Update: Canine Influenza (Dog Flu) H3N8 and H3N2 strains

By Dr. Bill Fortney



Canine Influenza (Dog flu) is a highly contagious viral respiratory disease that has affected thousands of dogs in the U.S. As with other infectious canine respiratory diseases (CRD), outbreaks of canine influenza virus are more commonly seen in groups of susceptible dogs within close contact; shelters, boarding kennels, doggy day cares, grooming facilities, dog shows, and veterinary hospitals.

Canine Influenza is caused by two specific and distant Type A canine influenza viruses. These two viruses have been classified as H3N8 (commonly referred to as the “original” strain) and the H3N2 (the “newer” strain). Both strains have infected dogs in multiple U.S. cities with H3N8 been documented in 41 states.

In 2004, the H3N8 (original strain) was first documented in Florida racing Greyhounds. The H3N8 virus originated in only horses but adapted to infect dogs. Conversely, the newer H3N2 strain evolved from an avian flu virus version that has also adapted to infect dogs. Initially detected in South Korea in 2007, the H3N2 dog strain’s first U.S. appearance was in Chicago then in Atlanta early in 2015.


Infected dogs will develop their initial symptoms within 2 – 4 days following exposure from an infected animal, contaminated flooring, or a fomite. The symptoms of dog flu are virtually the same as those of the other “kennel cough” organisms. Since the H3N2 strain is new to the American dog population, nearly all dogs exposed to this virus will become infected with approximately 80% of them developing varying degrees of illness. The common clinical signs seen include: coughing or gagging, mild to high grade fevers, nasal and ocular discharge, and decreased activity.

More serious cases will develop depression, anorexia, dehydration, and possibly breathing difficulties. Depending on the dog’s age, the patient’s immune response and/or secondary bacterial infections, an uncomplicated illness can quickly become more serious or even fatal.

In the 2015 Chicago epidemic at least 6 dogs died.

Fortunately most flu cases are mild and short lived, however is some patients the symptoms can persist for several weeks. Unlike most of the other respiratory canine diseases, dogs affected with the influenza virus may infect other dogs and their environment for up to 30 days even though they appear clinically normal.



Since the respiratory signs are not specific for canine influenza infections, a confirmatory diagnosis requires a nasal or pharyngeal swab for PCR testing. Early sampling greatly increases the chance of capturing the viruses during their peak shedding period. For several reasons, even the PCR test can have a false negative result. Therefore to maximize the probability of a positive PCR result, the swab should be taken on day 1 or 2 of the onset of symptoms, the sample should be sent in a sterile tube of viral transport media, and then shipped overnight. The Kansas State Veterinary Diagnostic Laboratory (KSVDL) offers a canine respiratory diagnostic panel that can detect nine different respiratory pathogens including both canine influenza viruses.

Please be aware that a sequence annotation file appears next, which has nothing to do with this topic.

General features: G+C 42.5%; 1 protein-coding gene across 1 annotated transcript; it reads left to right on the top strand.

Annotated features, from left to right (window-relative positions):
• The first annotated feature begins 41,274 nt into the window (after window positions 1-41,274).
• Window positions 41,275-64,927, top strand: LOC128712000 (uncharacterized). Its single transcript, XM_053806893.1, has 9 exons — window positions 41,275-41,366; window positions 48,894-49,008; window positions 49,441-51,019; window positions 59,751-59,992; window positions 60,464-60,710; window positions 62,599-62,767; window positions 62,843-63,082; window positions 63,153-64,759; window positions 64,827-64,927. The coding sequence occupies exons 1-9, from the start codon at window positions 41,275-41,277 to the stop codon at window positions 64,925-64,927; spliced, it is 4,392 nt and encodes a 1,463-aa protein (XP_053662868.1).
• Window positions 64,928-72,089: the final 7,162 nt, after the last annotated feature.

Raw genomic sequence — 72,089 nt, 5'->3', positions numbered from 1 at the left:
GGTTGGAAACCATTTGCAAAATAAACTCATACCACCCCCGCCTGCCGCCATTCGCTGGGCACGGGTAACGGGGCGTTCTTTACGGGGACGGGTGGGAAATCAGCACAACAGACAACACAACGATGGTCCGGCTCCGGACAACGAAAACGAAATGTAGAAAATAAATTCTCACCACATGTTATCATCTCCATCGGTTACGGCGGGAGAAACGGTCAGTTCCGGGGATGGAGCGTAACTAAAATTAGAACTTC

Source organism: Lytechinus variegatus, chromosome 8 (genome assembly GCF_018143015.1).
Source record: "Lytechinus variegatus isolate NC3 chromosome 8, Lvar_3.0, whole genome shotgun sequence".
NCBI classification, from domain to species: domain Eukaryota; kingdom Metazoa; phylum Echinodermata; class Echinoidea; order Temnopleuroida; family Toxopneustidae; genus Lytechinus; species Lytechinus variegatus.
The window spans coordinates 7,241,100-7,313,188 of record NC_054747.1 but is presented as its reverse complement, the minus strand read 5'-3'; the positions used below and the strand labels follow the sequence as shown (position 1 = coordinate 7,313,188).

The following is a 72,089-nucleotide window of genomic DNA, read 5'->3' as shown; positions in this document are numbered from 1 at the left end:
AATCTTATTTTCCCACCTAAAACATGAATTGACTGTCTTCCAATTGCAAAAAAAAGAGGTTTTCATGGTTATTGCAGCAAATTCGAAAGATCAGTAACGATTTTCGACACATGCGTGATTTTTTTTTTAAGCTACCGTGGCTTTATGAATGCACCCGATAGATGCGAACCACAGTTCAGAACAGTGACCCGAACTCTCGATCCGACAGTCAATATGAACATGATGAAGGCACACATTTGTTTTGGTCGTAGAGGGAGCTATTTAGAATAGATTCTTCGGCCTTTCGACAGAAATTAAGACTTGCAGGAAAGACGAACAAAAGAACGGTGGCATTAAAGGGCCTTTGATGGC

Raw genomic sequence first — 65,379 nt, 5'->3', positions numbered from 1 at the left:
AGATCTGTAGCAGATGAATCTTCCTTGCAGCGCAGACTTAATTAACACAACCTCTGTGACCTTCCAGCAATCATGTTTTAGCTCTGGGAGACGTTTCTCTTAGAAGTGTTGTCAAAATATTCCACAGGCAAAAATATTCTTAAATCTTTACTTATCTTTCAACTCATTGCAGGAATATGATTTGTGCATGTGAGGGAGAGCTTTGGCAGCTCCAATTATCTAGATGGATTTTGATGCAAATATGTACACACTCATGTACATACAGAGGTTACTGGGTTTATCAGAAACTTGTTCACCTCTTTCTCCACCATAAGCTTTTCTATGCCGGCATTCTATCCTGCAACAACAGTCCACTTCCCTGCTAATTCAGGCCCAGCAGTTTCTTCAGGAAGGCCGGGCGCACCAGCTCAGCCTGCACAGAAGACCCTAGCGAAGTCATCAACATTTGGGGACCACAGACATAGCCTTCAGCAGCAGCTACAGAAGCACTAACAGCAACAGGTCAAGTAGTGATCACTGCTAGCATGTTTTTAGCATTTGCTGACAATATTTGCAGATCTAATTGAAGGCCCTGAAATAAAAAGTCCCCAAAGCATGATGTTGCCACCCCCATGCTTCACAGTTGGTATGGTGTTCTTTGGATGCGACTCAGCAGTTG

The specific treatment prescribed depends on the severity of the infection and possibility of secondary bacterial invaders. The various therapy recommendations range from general supportive care (rest and fluids); to antibiotics and cough suppressants; to quarantine with aggressive hospitalization for the more severe / complicated cases.



While the best prevention is to avoid contact with an infected animal or high risk locations, that is not always possible. When potential exposure cannot be avoided, proper vaccination can prevent or decrease the symptoms and reduce the duration of the illness. There are two vaccines available against the original H3N8 strain, although it is unknown whether these vaccines will provide any cross-protection against the new H3N2 strain. Fortunately the USDA has granted a conditionally licensed new vaccine against the H3N2 strain.


In veterinary hospitals, boarding facilities and shelters, the canine influenza virus appears to be easily killed by disinfectants commonly used in these facilities, such as quaternary ammonium compounds, aldehydes, phenols and bleach (1:30) solutions.

For more information on Canine Influenza testing, go to or please contact Client care at 866-512-5650.